I went shopping yesterday--for everyday, twenty-first century stuff. It's not that I dislike shopping, but I can't help but feel a bit disappointed as I browse t-shirts and pencil skirts that nothing on the racks is nearly as flattering as my eighteenth century clothes. Plus buying clothes isn't as much fun as making them.
So, the necessity of real world clothes taken care of for the next six months or so, I went virtual window shopping at the Met Costume Institute. And I found this:
All right, how flipping cute is a perky pink striped taffetta gown with a gauzy kercheif, I ask you? It dates from the late 1780s and it's still just as kicky as ever. I adore the slightly masculine details of the wide, simple cuffs and the tabbed bottom of the bodice combined with the utter fluff of that ruffle and the cotton-candy fantasia of color. The sweep of the cut of the gown's skirts is fascinating to me, too--mine are always cut straight, but I might have to try this lovely curved sweep of the hem next time. Only nitpick--I would have placed that huge ruffle on the petticoat lower, and would have stitched the gathers in a quarter of the way down from the top rather than straight through the middle.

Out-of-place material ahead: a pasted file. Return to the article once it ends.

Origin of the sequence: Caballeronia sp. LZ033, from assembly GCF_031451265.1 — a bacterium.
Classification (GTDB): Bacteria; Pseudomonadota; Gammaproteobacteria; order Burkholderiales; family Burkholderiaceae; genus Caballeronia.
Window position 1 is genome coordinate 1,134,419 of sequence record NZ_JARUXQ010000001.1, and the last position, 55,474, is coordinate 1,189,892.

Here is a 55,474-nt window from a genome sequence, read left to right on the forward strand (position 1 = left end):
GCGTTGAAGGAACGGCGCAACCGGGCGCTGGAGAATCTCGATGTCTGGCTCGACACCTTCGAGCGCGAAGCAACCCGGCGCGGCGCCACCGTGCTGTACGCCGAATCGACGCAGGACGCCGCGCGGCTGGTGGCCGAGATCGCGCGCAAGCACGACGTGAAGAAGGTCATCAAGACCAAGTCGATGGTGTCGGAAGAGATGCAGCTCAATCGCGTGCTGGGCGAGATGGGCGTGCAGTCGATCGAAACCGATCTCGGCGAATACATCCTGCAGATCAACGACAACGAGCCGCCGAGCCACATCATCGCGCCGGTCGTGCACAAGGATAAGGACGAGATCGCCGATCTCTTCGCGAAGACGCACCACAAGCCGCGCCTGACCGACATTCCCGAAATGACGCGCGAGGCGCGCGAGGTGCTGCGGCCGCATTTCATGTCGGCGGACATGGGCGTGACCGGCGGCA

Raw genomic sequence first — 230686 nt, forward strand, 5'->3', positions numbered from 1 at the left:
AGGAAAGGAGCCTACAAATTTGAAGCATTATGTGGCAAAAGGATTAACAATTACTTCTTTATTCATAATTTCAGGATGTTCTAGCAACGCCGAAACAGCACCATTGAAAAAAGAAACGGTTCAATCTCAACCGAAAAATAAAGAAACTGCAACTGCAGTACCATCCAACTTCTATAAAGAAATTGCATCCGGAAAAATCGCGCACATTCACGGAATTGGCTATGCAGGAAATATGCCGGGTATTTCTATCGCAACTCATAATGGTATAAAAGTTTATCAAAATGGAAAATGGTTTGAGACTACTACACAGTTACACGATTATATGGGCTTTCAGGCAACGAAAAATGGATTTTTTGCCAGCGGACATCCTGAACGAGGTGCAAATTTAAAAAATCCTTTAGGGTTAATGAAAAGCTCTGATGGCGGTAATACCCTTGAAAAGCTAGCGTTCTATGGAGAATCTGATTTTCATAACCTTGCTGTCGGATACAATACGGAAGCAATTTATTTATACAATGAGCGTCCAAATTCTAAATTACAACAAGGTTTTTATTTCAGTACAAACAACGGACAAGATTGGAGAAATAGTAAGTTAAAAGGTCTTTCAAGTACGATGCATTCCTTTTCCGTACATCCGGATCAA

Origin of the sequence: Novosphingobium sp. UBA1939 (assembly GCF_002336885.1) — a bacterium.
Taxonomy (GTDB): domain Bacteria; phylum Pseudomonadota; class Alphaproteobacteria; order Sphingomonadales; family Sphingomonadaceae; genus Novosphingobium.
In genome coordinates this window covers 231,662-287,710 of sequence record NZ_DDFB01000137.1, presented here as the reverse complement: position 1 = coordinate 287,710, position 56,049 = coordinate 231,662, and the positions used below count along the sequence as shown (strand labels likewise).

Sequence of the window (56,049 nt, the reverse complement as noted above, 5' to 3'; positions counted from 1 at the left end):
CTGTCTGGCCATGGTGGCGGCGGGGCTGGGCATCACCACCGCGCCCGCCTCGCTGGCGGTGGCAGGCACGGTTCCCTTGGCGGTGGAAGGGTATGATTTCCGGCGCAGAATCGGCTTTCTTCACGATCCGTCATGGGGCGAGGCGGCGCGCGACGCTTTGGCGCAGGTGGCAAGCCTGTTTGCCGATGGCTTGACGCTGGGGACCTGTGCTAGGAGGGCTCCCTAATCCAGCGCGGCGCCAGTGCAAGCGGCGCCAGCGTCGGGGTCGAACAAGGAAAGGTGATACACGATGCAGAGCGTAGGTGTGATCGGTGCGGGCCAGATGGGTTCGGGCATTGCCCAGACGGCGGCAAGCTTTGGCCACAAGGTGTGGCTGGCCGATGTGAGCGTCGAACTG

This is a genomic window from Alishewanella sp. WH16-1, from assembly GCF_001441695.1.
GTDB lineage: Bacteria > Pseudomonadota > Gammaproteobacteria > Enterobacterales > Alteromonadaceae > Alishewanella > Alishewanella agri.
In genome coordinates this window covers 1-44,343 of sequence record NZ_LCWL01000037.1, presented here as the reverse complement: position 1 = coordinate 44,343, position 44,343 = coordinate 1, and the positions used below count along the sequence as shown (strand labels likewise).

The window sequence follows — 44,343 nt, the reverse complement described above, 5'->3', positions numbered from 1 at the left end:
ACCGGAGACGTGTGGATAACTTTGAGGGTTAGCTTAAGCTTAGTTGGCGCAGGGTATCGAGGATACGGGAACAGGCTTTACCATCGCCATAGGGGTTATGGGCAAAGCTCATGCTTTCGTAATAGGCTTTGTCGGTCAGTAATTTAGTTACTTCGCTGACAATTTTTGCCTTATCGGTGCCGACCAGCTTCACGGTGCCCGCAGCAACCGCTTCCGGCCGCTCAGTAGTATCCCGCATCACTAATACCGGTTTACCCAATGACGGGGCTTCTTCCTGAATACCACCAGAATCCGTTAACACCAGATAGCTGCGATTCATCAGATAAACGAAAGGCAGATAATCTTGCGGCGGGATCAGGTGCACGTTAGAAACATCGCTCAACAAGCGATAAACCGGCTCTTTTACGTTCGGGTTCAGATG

I think it's perfectly spring--or is it over-the-top girly? Pink isn't usually my thing, but this would be ideal for a spring stroll through the garden, clipping the peonies that are starting to bloom.